This is an archive of the ArtCat Zine, 2007-2009. Please visit our new project, IDIOM.
Asylum: Inside the Closed World of State Mental Hospitals
The Urban Center, New York NY
Friday, July 10, 2009
Straitjackets, cavernous hallways with peeling paint, a title cast in a well-worn sensationalistic mold: the marketing for Chris Payne's Friday presentation at the Architectural League of New York set up a familiar sort of expectation for me. I knew what I would hear. The photographer, fresh from a day trip to one of the more convenient asylum-hulks in the area, would play up the Gothic-horror angle, show lurid closeups of bloodstained old medical equipment, insinuate that the place was haunted, then hawk his book to the audience. I, too, showed up, ready to do my part — scribble “Foucault” in my notebook, quote some old situationist to the effect that “the newest school buildings are indistinguishable from the newest prisons or the newest industrial complexes,” and so on.
The reality was a pleasant surprise. Payne is no idle urban explorer; his project involves the careful photographic documentation of state mental hospitals all over the United States. He has a genuine affection for these old spaces, not because of their creepy ambiance, but because they are the remnants of self-sufficient little communities that once enclosed everything from dairy farms to power stations. For Payne, they represent an echo of an America that once was — a place where things were still made, where homes were more than faceless condominiums. (He is an architect by training, so it is unsurprising that the real horror for him is the asylums' gradual destruction at the hands of condo developers.) His photographs are thus suffused with a peculiarly poignant kind of nostalgia; in many cases, the buildings they depict have already been demolished.
The state mental hospitals, he explains, were built between the mid-nineteenth and early twentieth centuries, before psychotropic drugs and scientific psychiatry. (In fact, the Association of Medical Superintendents of American Institutions for the Insane was the precursor to the APA). In the absence of any reliable neurological treatment, the patients were offered complete isolation, natural surroundings and plenty of manual labor. At its height, the system housed over half a million people, the hospitals' farms and shops contributing to local economies throughout the country. In the postwar period, however, inmate labor was banned and a variety of new therapies made the asylums obsolete. Some still function; others are used as prisons or housing complexes, or simply stand empty.
Shane Hope whose solo show, Your Mom is Open Source opened recently at Ed Winkleman, answered some questions via email about his work -
ArtCat: One thing that immediately jumps out to me about your work is its relationship to multiple regimes or paradigms of representation: linguistic and visual at bottom, conceptual, scientific, and mathematical in effect or by invocation. Can you talk about what takes place in the movement between these fields? To what extent does your practice, considered in sum, rehearse the sort of being-across-substrates detailed in the concept of transhumanism?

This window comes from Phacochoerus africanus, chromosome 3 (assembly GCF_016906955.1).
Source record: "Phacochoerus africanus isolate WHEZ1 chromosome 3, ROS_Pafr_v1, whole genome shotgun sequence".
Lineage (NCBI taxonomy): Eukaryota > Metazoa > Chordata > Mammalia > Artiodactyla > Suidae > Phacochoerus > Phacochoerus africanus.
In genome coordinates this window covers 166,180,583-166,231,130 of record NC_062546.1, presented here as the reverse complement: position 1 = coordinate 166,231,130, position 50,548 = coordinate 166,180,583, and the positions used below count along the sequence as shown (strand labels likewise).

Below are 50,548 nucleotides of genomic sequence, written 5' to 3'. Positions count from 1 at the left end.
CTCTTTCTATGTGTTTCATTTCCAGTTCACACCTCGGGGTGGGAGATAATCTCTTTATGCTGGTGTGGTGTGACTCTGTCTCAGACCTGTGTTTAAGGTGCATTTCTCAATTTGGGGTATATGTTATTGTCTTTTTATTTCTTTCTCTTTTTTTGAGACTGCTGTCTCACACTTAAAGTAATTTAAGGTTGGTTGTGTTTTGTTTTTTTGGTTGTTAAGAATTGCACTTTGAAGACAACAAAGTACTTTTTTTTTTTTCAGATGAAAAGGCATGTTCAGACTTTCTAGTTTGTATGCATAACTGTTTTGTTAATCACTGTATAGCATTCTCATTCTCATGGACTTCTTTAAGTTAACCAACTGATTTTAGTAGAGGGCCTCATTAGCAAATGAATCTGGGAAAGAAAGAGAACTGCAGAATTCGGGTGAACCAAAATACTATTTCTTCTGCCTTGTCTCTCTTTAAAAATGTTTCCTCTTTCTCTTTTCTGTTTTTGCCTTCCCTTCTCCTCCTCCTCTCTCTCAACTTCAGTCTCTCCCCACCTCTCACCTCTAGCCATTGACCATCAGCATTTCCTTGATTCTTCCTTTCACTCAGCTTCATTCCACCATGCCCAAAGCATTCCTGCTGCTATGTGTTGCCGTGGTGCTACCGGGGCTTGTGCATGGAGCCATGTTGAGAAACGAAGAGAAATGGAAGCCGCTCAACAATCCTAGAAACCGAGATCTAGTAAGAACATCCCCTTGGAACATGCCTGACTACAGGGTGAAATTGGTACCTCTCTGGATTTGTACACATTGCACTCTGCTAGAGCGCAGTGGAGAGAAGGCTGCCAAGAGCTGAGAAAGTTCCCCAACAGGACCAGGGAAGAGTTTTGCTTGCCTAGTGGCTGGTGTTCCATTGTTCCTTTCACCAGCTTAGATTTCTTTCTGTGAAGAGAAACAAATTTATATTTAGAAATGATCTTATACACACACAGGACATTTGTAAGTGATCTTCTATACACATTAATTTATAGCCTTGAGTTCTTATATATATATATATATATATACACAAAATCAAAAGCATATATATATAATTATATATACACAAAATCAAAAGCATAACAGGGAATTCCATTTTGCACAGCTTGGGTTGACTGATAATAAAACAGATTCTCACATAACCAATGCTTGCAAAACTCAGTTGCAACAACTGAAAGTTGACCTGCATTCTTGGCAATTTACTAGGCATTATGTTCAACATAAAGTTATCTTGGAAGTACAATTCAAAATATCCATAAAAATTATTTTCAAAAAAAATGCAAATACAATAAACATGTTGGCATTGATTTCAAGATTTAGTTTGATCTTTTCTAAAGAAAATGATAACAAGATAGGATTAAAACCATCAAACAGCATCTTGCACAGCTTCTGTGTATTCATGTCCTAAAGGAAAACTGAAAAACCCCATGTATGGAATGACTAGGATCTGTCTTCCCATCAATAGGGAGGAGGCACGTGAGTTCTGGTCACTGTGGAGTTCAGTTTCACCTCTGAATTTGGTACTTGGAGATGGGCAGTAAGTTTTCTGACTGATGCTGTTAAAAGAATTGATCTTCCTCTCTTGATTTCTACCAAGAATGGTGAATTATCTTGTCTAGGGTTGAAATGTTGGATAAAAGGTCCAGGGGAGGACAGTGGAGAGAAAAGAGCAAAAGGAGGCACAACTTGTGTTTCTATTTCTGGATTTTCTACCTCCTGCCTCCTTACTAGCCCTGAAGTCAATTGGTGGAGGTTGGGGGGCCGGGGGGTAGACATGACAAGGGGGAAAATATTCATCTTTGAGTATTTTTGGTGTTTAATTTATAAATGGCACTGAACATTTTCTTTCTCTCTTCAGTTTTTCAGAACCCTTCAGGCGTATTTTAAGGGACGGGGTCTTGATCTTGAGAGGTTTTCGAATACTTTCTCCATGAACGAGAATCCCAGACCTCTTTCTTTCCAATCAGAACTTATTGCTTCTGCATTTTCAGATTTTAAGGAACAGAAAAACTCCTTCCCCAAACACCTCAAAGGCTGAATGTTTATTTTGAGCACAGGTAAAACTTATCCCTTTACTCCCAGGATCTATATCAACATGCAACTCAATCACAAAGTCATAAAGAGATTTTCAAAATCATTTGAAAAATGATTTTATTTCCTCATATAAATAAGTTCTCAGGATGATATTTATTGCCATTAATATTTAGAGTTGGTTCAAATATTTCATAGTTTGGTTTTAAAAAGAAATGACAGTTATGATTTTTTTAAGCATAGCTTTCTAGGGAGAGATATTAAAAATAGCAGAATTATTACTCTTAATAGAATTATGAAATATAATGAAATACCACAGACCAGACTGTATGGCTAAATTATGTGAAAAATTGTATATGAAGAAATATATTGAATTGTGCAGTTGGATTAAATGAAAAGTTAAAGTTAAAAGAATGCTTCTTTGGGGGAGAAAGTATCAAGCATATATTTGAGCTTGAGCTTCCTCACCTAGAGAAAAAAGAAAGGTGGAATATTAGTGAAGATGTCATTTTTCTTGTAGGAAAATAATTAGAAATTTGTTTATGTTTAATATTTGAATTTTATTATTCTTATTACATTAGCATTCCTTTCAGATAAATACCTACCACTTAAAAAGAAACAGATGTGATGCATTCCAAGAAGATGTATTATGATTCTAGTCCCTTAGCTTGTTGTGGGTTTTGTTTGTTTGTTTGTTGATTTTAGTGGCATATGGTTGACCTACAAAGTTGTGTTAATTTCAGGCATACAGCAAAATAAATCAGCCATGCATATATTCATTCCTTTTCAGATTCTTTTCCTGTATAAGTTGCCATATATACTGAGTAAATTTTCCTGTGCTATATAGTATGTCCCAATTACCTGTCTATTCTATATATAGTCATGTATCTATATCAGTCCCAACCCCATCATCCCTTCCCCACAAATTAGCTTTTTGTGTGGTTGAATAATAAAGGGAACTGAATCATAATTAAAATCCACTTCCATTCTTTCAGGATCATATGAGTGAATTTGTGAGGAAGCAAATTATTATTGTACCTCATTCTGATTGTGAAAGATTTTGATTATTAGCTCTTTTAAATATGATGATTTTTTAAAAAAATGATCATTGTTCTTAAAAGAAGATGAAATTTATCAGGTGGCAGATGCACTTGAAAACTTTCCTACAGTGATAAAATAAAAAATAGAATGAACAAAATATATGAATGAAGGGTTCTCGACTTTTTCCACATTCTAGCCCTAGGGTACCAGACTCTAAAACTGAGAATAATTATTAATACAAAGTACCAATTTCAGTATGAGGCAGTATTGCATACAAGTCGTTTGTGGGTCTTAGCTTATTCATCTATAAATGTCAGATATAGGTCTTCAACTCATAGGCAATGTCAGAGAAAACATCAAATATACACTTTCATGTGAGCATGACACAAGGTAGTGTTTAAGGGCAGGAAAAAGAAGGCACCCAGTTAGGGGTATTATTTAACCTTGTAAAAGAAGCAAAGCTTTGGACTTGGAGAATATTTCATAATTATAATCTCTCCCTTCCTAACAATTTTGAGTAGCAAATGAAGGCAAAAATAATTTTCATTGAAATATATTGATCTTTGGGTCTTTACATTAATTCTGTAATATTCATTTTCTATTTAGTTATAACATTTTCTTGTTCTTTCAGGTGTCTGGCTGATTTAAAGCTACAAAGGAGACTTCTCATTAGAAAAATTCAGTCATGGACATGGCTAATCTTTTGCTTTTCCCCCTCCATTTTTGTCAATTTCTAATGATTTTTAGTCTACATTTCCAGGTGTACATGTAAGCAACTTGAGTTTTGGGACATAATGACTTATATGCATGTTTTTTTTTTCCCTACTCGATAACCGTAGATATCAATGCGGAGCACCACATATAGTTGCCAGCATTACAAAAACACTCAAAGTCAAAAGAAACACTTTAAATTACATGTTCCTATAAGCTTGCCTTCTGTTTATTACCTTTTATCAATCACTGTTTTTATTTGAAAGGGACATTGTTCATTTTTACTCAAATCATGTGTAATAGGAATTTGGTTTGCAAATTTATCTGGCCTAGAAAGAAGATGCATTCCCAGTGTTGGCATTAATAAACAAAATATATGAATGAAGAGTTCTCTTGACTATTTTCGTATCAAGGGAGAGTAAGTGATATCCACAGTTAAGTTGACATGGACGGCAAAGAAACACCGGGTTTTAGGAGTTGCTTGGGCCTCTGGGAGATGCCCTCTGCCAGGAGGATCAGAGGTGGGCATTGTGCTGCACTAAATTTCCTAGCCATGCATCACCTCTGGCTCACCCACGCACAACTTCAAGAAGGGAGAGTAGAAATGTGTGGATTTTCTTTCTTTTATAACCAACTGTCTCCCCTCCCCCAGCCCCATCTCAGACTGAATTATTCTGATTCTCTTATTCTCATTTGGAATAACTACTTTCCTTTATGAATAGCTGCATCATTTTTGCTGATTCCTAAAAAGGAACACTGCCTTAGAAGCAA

Shane Hope: My Mol Mods are plans for playground ball pits of pure operationality, all about ackles as atomic access-privs pictures, looking like line-art after lines of code, solving for sundry imaging inversions and a new fantastical-fodder faux naïve. The modeling files I design or manipulate to build drawings anticipate their own actualization via nanofacture, for the files are also plans for later manifestation of material objects. Precision placement of atoms is poised to become the new pen, so I participate in picturing projected possible puny places for us people. I've conscientiously chosen to work in customized versions of user-sponsored open-source molecular visualization systems as necessitated by way of analogy: we are artificially selecting for the hardware environments upon which we ourselves will run. My hand-drawn lines become vectors become atomic coordinates become novel carbon-based building blocks bootstrapping the next layer of life.
Tattoo at Kathleen Cullen Fine Arts is a multimedia exploration of tattoo art and its ever-changing role in society. The exhibition includes paintings, photography, sculpture and film, as well as a few empty bottles of Jack Daniels littered about the gallery for an something like an authentic, tattoo parlor feel. We caught up with Cullen, the director of the gallery, and asked about her inspiration for the show and her take on tattoo art.-- S.K.
Stephanie Korszen for ArtCat: What was your inspiration for situating the work of tattoo artists within the context of a fine art gallery?
Kathleen Cullen: The inspiration is really the everyday. You need only sit down at a café or bar, or stand at a traffic light, to grant your eyes the opportunity to admire the body art on others' skin. Additionally, one of the artists I represent, Max Snow, served as the catalyst for this exhibition. In 2008, Max documented the stories of Latino gang members in L.A., for whom tattoo art serves an important role in self-identity. Max also wears part of his identity externally in the form of body art.